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Use of Fall-Risk Inducing Drugs in Patients Using Anti-Parkinson Drugs (APD): A Swedish Register-Based Study

  • Ylva Haasum ,

    Affiliation Aging Research Center, Department of Neurobiology, Care Sciences and Society, Karolinska Institutet and Stockholm University, Stockholm, Sweden

  • Johan Fastbom,

    Affiliation Aging Research Center, Department of Neurobiology, Care Sciences and Society, Karolinska Institutet and Stockholm University, Stockholm, Sweden

  • Kristina Johnell

    Affiliation Aging Research Center, Department of Neurobiology, Care Sciences and Society, Karolinska Institutet and Stockholm University, Stockholm, Sweden

Use of Fall-Risk Inducing Drugs in Patients Using Anti-Parkinson Drugs (APD): A Swedish Register-Based Study

  • Ylva Haasum, 
  • Johan Fastbom, 
  • Kristina Johnell



Many drugs increase the risk of falls in old age. Although persons with Parkinson’s disease (PD) are at increased risk of experiencing falls and fractures, the use of fall-risk inducing drugs (FRIDs) in this population has not previously been investigated. The objective of this study was to investigate the burden of use of FRIDs in older persons treated with anti-Parkinson drugs (APD; used as a proxy for PD), compared to persons without APD.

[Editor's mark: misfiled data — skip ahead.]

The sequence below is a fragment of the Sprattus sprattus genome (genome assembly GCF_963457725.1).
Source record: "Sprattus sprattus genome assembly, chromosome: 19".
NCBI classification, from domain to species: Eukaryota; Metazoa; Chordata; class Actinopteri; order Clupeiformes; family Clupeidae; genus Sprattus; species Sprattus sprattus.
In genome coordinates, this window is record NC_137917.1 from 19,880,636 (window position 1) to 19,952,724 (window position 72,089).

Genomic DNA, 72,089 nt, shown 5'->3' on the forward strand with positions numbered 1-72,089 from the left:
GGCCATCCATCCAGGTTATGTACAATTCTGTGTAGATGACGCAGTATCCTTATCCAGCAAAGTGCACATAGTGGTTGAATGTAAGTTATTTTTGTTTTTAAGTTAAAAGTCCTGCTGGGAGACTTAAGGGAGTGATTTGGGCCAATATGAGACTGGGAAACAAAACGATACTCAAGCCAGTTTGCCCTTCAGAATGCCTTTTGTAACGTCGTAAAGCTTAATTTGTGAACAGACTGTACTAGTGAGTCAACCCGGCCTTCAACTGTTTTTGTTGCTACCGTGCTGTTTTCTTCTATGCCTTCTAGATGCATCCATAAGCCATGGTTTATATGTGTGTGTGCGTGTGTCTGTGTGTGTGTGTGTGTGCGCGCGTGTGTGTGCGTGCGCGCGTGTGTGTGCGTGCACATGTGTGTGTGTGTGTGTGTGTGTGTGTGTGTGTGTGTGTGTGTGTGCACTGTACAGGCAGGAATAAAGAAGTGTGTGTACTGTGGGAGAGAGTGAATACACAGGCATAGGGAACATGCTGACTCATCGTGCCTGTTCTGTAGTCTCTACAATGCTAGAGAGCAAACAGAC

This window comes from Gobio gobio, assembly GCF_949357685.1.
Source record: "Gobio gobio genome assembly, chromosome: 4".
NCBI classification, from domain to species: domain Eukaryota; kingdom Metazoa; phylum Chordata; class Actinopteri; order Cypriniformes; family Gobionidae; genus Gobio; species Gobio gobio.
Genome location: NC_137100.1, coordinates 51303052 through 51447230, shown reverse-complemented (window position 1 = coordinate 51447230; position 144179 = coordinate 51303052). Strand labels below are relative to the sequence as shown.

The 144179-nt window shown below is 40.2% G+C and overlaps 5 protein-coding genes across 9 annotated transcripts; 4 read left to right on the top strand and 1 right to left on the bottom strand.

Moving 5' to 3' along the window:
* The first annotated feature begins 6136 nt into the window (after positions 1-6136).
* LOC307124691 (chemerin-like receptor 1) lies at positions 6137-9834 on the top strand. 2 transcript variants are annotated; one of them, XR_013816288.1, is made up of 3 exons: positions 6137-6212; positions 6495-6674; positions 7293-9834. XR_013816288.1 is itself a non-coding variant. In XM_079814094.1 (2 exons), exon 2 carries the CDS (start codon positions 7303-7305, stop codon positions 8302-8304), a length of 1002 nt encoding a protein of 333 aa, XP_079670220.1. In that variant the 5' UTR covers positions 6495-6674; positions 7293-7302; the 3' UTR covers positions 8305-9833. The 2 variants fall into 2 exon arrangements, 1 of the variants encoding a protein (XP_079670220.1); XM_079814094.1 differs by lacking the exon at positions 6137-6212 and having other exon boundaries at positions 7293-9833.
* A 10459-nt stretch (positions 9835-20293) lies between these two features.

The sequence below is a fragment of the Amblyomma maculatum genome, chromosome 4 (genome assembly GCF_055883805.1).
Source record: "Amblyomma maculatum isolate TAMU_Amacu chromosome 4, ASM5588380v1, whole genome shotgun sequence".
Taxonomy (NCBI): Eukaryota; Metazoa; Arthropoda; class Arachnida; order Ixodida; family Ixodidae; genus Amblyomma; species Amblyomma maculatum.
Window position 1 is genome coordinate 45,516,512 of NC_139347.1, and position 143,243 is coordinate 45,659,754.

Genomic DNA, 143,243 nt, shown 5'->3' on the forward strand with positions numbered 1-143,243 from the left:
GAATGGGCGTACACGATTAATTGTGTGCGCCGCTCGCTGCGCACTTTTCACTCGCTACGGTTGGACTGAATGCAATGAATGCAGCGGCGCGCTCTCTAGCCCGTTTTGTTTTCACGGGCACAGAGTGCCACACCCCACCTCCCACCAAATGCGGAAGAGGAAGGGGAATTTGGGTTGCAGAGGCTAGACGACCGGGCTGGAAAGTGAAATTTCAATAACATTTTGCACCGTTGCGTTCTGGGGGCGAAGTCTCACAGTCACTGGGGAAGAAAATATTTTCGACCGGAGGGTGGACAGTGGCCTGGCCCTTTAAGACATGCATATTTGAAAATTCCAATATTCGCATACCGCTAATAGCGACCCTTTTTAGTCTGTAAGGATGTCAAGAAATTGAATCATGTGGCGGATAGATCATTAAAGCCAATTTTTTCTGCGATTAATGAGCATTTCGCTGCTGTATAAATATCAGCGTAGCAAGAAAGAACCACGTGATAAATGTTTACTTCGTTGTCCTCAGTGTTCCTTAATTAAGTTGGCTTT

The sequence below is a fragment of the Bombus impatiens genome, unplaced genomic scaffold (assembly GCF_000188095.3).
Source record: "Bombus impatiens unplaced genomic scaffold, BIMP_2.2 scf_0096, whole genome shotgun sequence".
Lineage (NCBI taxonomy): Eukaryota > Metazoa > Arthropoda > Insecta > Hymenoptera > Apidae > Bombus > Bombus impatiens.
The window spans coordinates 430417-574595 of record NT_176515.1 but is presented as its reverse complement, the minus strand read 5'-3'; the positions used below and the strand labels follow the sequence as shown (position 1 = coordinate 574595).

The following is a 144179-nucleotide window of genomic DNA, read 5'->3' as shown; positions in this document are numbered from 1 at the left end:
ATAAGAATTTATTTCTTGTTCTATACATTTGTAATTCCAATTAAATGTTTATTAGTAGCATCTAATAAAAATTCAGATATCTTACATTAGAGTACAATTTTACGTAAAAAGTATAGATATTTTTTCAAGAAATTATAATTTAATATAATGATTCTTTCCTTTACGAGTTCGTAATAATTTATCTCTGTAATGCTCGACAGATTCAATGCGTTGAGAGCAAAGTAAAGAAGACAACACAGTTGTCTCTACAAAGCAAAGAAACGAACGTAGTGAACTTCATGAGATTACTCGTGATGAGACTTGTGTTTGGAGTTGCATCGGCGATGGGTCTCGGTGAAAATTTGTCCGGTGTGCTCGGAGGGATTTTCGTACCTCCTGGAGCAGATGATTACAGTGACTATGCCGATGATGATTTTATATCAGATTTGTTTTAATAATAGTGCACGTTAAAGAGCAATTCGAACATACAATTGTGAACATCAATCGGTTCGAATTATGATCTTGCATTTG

We analyzed individual data on age, sex, type of housing and drug use in 1 346 709 persons aged ≥ 65 years in the Swedish Prescribed Drug Register on the date of 30 September 2008. Main outcome measure was the use of FRIDs.


FRIDs were used by 79% of persons with APD and 75% of persons without APD. Persons with APD were more likely to use ≥ 1 FRIDs compared to persons without APD (adjusted OR: 1.09; 95% CI: 1.06-1-12). The association was stronger for concomitant use of ≥ 5 FRIDS (adjusted OR: 1.49; 95% CI: 1.44–1.55).


The high use of FRIDs among persons with APD indicates that these patients may be at increased risk of drug-induced falls. Further studies are needed to investigate how these drugs affect the risk of falling in persons with PD.